Thursday, June 16, 2011

The Seasons of the Year

(This is a post I wrote for work and decided I liked enough to post here.  Yes, I'm double-dipping.)

We were all taught the seasons of the year when we were kids—winter, spring, summer, and fall.  And we were taught these seasons regardless of where we lived, or if we really experienced those seasons.  Whether you lived in Missouri, Alaska, Nevada, or Florida, everyone cut out tulips in May (even if there is still snow on the ground), and drew pictures of snowmen in December (even if your orange tree is still producing).

Most of the time, we don't think much about this, except as a joke.  When I lived in northeastern Ohio, we joked that we had four yearly seasons—"not yet winter, winter, still winter, and road repair."  Personally, I found that this captured the movement of the year far more accurately, while also reminding you that it didn't matter what time of year it was, you were still going to have problems on the roads.

Gardeners in particular operate on a very different set of seasons.  We understand that non-gardeners don't really get this—it's more like a secret gardener-language.  We invoke completely different seasons that the Standard Four, like "last frost date," "as soon as ground can be worked," "midsummer," and "mulching".  In the Midwest, at least, we have as many different gardening seasons as the Inuit have words for snow.  

I've been working on cataloging (as best I can) the various seasons we experience here at WVC, and I thought I'd share my observations with you.  I think, when I started this list, I really meant for it to be helpful; I'm no longer sure that's the case, but I do hope it's still entertaining.  Enjoy!

The Seasons (starting in calendar month January)

  • "Seed catalog" season:  technically this season opens in mid-December, for the particularly astute seed purveyors who realize that gardeners are now seriously garden-deprived and increasingly irrational, making the Christmas gift-giving season a potential goldmine for them 
  • "What do you mean you haven't gotten your first shipment of potting mix in yet?" season:  roughly late-January to mid-February in our area.  Later in the year we realize that, in general, this is really saving us from ourselves since it is still way to early to start those tomatoes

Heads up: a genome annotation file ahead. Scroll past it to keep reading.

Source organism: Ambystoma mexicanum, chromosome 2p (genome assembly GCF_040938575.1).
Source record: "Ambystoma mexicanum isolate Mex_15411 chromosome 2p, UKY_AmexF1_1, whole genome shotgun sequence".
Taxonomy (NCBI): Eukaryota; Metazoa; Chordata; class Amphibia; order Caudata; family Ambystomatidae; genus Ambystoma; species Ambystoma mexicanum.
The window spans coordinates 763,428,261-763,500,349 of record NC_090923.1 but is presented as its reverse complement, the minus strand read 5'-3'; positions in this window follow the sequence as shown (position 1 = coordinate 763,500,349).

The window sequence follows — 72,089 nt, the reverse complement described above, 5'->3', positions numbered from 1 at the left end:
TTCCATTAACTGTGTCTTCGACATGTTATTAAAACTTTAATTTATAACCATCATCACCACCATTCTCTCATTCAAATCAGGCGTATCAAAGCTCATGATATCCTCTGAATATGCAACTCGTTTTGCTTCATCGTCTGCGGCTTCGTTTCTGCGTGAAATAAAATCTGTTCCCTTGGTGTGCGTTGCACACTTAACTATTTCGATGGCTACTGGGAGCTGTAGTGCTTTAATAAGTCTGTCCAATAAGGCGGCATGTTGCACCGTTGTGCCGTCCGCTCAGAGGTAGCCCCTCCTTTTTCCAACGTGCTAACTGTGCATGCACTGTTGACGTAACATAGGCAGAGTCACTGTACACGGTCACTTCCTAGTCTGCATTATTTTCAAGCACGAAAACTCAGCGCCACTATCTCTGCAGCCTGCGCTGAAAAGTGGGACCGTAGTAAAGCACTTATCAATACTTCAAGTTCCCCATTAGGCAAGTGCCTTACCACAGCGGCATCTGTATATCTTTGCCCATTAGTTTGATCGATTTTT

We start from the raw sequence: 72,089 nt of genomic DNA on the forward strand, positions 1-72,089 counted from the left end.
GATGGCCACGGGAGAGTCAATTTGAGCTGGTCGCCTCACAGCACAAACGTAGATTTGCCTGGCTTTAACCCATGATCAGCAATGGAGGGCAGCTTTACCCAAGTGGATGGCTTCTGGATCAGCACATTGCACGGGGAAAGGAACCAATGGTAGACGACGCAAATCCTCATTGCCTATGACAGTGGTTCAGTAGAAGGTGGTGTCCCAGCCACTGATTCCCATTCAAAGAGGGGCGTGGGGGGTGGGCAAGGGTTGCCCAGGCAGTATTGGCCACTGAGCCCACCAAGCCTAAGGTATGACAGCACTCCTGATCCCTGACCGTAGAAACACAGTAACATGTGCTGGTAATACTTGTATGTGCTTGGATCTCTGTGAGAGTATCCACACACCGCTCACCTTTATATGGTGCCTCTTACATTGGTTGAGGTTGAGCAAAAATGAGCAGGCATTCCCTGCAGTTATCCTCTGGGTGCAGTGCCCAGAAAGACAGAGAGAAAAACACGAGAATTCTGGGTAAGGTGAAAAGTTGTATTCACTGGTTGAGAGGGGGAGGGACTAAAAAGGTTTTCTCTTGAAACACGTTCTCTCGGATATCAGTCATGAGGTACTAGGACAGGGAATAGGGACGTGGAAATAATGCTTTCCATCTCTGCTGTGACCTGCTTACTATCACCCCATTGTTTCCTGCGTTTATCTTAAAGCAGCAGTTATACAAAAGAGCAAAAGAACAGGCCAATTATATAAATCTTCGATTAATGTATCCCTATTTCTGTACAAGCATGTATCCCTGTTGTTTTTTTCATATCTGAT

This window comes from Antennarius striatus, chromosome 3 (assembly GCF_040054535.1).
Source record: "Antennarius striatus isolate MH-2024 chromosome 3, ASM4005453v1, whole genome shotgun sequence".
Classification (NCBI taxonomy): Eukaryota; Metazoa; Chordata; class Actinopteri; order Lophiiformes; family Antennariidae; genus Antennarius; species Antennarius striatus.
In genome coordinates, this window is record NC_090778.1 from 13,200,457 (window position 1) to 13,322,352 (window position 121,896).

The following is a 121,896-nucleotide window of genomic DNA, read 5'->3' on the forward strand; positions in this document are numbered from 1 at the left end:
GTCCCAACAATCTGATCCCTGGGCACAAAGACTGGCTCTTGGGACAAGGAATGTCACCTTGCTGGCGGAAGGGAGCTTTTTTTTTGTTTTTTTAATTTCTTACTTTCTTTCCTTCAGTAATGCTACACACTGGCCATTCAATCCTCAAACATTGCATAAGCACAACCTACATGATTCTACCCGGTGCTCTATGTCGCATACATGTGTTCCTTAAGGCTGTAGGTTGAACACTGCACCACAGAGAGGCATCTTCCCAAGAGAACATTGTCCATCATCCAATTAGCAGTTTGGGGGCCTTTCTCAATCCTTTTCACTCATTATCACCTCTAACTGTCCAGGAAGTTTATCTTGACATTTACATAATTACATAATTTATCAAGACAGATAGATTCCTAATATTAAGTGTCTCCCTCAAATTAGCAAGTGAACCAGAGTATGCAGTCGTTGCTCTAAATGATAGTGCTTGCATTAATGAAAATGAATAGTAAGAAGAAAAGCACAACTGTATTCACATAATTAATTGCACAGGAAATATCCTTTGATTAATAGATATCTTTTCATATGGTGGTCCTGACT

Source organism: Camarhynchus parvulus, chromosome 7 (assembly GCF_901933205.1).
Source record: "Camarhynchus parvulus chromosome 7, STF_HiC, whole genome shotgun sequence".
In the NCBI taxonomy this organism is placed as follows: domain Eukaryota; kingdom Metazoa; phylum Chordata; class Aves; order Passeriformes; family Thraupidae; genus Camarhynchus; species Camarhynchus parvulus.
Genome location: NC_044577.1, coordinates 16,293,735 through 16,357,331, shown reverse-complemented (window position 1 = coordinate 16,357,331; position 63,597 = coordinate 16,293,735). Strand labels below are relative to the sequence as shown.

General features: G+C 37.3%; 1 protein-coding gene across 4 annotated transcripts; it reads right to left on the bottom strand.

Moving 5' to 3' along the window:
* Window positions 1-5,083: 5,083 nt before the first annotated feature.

• "No, really, it's still frozen" season:  what the gardener's spouse/significant other says to us when they see us out there, jumping up and down on the spading fork in some desperate attempt to turn the soil.  Or, February. 
  • "Favorite nursery reopens for the season!" season:  better than Christmas.  The smarter of the gardeners open savings accounts in October to offset the damage done this weekend.  Mid-March.
  • "*Gasp* It's so beautiful!" season:  when you finally do manage to turn that first spading fork of soil.  5-seconds in late March. 
  • "*Sigh* It's so wet" season:  immediately follows "It's beautiful!" 
  • "Planting" season:  runs roughly from late-March until June, and depends on a couple of variables, like rain, dryness, late frosts, rain, swampiness, work interference, rain, slow seedlings, rain, and rain. 
  • "Weeding" season:  from mid-June until the day you die. 
  • "Canning & preserving" season:  runs concurrently with "weeding" 
  • Midsummer, or "Fall seedling starts" 
  • "You threw away those old windows?!  Those were for the coldframes I was finally going to build!" season:  self-explanatory 
  • "No, I don't rake leaves, they're mulch for the garden" season:  October 
  • "Next year I'll do everything right" season:  November.   
  • "Early seed catalog" season:  December.    

And then we begin the cycle again....


  1. You have it down pat! We have exactly the same seasons here in Northern California! :)

  2. Apart from the months it is pretty similar here (not as much snow/frost). Weeding season.......yes, not doing that yet, just watching them grow in the winter sun!

    viv in nz

  3. Those are the seasons in upstate NY as well! Only we called the last one "construction".

    I like your listing -- SO TRUE.

  4. Funny but if you should learn about 4 season gardening as practiced and written about by Eliot Coleman, you would have even more seasons, you would have fresh veggies almost all months.